Leslie over at Temple of Mut was kind enough to pass this along to us:
Chemical analysis of the bones of ancient Sudanese Nubians who lived nearly 2000 years ago shows they were ingesting the antibiotic tetracycline on a regular basis, likely from a special brew of beer. The find is the strongest yet that antibiotics were previously discovered by humans before Alexander Fleming discovered penicillin in 1928.
“I’m going to ask Alexander Fleming to hand back his Nobel Prize,” joked chemist Mark Nelson, who works on developing new tetracyclines at Paratek Pharmaceuticals and is lead author of the paper published June in the American Journal of Physical Anthropology.
Nelson found large amounts of tetracycline in the bones tested from the ancient population, which lived in the Nubian kingdom (present day Sudan) between 250 A.D. and 550 A.D. and left no written record.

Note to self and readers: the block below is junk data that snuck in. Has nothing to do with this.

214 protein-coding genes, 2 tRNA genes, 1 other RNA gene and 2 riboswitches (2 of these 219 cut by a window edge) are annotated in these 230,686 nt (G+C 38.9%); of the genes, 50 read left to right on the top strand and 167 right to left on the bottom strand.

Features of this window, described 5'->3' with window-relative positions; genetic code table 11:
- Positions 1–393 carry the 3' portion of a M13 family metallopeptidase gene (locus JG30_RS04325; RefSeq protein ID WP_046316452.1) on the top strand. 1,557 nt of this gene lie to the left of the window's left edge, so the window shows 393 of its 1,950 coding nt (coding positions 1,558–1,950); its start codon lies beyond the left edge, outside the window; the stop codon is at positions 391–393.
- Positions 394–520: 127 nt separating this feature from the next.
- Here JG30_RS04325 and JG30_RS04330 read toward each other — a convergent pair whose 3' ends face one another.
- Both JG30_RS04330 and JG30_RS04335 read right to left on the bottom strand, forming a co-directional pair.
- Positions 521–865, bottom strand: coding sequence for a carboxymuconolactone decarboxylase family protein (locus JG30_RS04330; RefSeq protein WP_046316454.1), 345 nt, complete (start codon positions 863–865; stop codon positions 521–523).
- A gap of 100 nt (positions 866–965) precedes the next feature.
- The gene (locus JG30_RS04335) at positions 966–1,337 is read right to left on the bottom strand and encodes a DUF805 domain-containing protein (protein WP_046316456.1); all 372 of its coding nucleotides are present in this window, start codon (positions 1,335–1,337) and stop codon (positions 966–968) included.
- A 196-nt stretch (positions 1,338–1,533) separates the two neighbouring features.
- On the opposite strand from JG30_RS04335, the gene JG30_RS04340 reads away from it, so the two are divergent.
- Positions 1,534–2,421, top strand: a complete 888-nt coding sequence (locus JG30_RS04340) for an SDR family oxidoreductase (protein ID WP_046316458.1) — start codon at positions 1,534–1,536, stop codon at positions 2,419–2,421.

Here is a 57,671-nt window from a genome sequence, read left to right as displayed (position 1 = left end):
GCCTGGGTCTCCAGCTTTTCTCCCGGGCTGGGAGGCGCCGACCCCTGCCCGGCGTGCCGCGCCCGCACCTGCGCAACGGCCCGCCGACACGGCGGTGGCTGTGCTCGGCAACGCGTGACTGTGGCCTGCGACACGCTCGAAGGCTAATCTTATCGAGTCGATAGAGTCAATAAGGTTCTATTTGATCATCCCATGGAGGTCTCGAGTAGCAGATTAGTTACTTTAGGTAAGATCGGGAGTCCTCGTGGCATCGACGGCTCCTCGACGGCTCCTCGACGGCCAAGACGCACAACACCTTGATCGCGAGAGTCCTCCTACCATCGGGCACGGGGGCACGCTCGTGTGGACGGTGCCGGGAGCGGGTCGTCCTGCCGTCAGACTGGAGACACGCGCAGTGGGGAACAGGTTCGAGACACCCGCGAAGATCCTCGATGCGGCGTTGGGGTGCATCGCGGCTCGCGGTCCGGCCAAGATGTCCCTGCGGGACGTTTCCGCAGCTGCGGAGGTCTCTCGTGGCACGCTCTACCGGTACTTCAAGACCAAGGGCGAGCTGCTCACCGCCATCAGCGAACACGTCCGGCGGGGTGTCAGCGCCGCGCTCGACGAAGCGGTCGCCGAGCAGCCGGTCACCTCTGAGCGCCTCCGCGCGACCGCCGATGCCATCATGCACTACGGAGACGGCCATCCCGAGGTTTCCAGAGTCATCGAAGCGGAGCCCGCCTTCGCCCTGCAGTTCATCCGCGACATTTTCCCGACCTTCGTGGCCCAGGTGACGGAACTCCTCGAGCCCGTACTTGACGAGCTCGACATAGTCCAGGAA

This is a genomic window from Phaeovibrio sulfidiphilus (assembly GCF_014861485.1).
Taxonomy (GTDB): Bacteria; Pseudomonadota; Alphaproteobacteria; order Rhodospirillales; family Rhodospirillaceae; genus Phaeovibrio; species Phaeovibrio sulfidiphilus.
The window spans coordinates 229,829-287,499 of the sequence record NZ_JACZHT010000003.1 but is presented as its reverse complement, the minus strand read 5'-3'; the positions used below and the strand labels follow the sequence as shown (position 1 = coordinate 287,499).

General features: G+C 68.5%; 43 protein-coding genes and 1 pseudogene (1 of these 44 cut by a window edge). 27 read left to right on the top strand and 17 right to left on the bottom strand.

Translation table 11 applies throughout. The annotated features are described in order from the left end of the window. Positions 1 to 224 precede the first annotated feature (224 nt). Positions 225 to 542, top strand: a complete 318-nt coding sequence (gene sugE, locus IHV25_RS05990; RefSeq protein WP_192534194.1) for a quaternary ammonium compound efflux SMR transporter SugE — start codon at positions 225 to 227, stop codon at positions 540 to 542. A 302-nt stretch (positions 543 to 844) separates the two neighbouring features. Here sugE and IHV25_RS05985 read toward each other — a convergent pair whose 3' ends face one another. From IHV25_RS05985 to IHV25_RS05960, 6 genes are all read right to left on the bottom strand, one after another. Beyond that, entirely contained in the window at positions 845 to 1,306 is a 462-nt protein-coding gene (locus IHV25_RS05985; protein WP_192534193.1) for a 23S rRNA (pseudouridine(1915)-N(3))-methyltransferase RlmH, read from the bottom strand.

“The bones of these ancient people were saturated with tetracycline, showing that they had been taking it for a long time,” Nelson said in a press release August 30. “I’m convinced that they had the science of fermentation under control and were purposely producing the drug.”
“This discovery will provide a whole new framework for understanding the relationship between microbes and antibiotics,” said anthropologist Dennis Van Gerven of University of Colorado at Boulder. “There might have been other populations that were also doing the same thing, anywhere that there were these microbes. This is going to drive other scientists to start this search, and that is incredibly important.”
The article does not get into beer distribution aspects, as in, the Nubian central government's role in restricting the marketing, distribution and selling of smaller-scale Nubian brewing operations as our country has in the past and is continuing to do to this day.
You may notice the dates given above roughly coincide with the decline and fall of the Roman Empire. Perhaps if that Sudan Saison Belgian we had heard so much about were allowed to be brought to market further north, the geo-political landscape of medieval Europe might have looked much different.